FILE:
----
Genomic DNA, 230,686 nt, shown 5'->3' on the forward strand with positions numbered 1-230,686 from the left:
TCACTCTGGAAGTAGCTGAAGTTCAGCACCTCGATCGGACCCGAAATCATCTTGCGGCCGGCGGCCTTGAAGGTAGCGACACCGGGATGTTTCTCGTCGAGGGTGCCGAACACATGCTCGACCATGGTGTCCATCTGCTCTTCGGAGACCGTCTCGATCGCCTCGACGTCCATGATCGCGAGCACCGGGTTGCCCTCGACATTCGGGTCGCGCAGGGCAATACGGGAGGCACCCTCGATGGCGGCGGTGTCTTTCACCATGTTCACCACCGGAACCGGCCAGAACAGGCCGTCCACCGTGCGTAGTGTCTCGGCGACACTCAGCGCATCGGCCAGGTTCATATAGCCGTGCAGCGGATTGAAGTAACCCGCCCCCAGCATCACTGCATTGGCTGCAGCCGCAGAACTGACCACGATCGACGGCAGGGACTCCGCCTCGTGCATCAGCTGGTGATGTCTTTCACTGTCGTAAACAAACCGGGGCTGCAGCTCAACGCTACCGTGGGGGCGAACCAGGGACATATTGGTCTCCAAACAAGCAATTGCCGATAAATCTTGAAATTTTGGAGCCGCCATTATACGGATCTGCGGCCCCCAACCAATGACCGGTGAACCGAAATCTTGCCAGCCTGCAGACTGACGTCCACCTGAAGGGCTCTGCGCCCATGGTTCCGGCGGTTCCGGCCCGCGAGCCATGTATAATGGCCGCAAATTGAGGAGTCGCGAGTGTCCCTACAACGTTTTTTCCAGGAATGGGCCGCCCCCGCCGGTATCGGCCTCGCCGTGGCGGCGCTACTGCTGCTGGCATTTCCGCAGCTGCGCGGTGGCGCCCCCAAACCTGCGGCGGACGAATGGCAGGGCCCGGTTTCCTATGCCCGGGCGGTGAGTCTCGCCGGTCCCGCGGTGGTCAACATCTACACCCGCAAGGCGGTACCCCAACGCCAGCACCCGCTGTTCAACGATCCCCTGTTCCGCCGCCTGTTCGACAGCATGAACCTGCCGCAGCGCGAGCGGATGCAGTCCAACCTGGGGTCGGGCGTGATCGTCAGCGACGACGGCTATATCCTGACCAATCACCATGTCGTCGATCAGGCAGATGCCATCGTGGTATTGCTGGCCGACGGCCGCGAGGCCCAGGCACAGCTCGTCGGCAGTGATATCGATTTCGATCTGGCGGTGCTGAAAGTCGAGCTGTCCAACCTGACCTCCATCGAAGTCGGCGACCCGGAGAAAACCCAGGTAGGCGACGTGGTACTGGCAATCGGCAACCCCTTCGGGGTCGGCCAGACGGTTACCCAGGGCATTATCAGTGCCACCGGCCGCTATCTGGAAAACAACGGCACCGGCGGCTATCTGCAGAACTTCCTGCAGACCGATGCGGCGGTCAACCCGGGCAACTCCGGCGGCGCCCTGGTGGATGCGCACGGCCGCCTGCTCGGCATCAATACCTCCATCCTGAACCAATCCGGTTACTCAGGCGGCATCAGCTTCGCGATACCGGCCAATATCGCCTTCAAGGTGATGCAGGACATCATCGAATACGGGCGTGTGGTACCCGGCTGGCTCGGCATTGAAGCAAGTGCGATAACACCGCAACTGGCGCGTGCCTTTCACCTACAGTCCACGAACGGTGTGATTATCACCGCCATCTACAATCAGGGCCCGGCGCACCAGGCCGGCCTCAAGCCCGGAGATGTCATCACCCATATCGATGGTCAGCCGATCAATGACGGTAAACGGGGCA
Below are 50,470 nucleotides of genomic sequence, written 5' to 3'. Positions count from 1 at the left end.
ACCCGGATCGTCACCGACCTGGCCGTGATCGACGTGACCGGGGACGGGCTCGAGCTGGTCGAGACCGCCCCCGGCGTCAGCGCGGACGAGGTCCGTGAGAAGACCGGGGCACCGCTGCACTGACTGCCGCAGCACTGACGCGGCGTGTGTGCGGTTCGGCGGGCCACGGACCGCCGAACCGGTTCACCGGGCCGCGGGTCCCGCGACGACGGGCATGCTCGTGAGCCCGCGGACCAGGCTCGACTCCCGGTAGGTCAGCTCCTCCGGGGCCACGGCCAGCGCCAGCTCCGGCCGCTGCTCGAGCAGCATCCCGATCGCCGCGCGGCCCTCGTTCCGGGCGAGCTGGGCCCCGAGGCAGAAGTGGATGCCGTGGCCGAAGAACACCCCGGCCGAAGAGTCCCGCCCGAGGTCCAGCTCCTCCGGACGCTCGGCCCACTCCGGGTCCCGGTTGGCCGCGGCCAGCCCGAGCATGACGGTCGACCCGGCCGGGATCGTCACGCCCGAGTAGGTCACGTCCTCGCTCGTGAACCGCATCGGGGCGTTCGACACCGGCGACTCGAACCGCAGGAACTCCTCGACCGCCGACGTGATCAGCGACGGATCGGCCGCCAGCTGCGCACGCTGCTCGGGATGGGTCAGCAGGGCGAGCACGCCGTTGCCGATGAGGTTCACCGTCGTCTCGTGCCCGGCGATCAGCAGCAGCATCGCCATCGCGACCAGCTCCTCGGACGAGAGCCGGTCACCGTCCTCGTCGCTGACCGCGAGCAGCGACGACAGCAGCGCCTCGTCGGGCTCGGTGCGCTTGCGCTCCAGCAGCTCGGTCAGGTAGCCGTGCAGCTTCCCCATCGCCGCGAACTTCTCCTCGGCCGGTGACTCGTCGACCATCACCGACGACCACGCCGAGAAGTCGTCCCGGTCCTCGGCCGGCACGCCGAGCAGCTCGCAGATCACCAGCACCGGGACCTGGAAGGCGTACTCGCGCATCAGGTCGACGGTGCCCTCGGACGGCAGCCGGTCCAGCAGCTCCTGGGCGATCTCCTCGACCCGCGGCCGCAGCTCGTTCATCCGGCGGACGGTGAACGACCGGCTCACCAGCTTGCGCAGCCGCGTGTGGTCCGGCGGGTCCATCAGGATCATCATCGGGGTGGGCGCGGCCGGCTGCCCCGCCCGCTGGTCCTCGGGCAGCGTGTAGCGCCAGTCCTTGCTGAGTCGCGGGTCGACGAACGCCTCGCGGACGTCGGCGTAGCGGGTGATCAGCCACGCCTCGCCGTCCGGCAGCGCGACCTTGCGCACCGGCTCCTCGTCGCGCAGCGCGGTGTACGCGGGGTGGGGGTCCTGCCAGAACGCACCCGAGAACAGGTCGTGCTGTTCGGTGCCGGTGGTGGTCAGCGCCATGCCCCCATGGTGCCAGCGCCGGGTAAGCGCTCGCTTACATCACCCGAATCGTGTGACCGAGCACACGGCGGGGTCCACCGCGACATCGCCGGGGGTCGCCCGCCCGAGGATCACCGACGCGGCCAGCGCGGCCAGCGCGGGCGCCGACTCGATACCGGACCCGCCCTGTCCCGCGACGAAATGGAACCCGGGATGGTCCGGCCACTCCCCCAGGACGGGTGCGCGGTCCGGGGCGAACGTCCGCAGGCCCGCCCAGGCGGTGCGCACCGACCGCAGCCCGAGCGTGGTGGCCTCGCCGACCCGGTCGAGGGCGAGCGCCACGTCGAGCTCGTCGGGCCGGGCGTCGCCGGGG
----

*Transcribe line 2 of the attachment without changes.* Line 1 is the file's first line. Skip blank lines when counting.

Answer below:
TCACTCTGGAAGTAGCTGAAGTTCAGCACCTCGATCGGACCCGAAATCATCTTGCGGCCGGCGGCCTTGAAGGTAGCGACACCGGGATGTTTCTCGTCGAGGGTGCCGAACACATGCTCGACCATGGTGTCCATCTGCTCTTCGGAGACCGTCTCGATCGCCTCGACGTCCATGATCGCGAGCACCGGGTTGCCCTCGACATTCGGGTCGCGCAGGGCAATACGGGAGGCACCCTCGATGGCGGCGGTGTCTTTCACCATGTTCACCACCGGAACCGGCCAGAACAGGCCGTCCACCGTGCGTAGTGTCTCGGCGACACTCAGCGCATCGGCCAGGTTCATATAGCCGTGCAGCGGATTGAAGTAACCCGCCCCCAGCATCACTGCATTGGCTGCAGCCGCAGAACTGACCACGATCGACGGCAGGGACTCCGCCTCGTGCATCAGCTGGTGATGTCTTTCACTGTCGTAAACAAACCGGGGCTGCAGCTCAACGCTACCGTGGGGGCGAACCAGGGACATATTGGTCTCCAAACAAGCAATTGCCGATAAATCTTGAAATTTTGGAGCCGCCATTATACGGATCTGCGGCCCCCAACCAATGACCGGTGAACCGAAATCTTGCCAGCCTGCAGACTGACGTCCACCTGAAGGGCTCTGCGCCCATGGTTCCGGCGGTTCCGGCCCGCGAGCCATGTATAATGGCCGCAAATTGAGGAGTCGCGAGTGTCCCTACAACGTTTTTTCCAGGAATGGGCCGCCCCCGCCGGTATCGGCCTCGCCGTGGCGGCGCTACTGCTGCTGGCATTTCCGCAGCTGCGCGGTGGCGCCCCCAAACCTGCGGCGGACGAATGGCAGGGCCCGGTTTCCTATGCCCGGGCGGTGAGTCTCGCCGGTCCCGCGGTGGTCAACATCTACACCCGCAAGGCGGTACCCCAACGCCAGCACCCGCTGTTCAACGATCCCCTGTTCCGCCGCCTGTTCGACAGCATGAACCTGCCGCAGCGCGAGCGGATGCAGTCCAACCTGGGGTCGGGCGTGATCGTCAGCGACGACGGCTATATCCTGACCAATCACCATGTCGTCGATCAGGCAGATGCCATCGTGGTATTGCTGGCCGACGGCCGCGAGGCCCAGGCACAGCTCGTCGGCAGTGATATCGATTTCGATCTGGCGGTGCTGAAAGTCGAGCTGTCCAACCTGACCTCCATCGAAGTCGGCGACCCGGAGAAAACCCAGGTAGGCGACGTGGTACTGGCAATCGGCAACCCCTTCGGGGTCGGCCAGACGGTTACCCAGGGCATTATCAGTGCCACCGGCCGCTATCTGGAAAACAACGGCACCGGCGGCTATCTGCAGAACTTCCTGCAGACCGATGCGGCGGTCAACCCGGGCAACTCCGGCGGCGCCCTGGTGGATGCGCACGGCCGCCTGCTCGGCATCAATACCTCCATCCTGAACCAATCCGGTTACTCAGGCGGCATCAGCTTCGCGATACCGGCCAATATCGCCTTCAAGGTGATGCAGGACATCATCGAATACGGGCGTGTGGTACCCGGCTGGCTCGGCATTGAAGCAAGTGCGATAACACCGCAACTGGCGCGTGCCTTTCACCTACAGTCCACGAACGGTGTGATTATCACCGCCATCTACAATCAGGGCCCGGCGCACCAGGCCGGCCTCAAGCCCGGAGATGTCATCACCCATATCGATGGTCAGCCGATCAATGACGGTAAACGGGGCA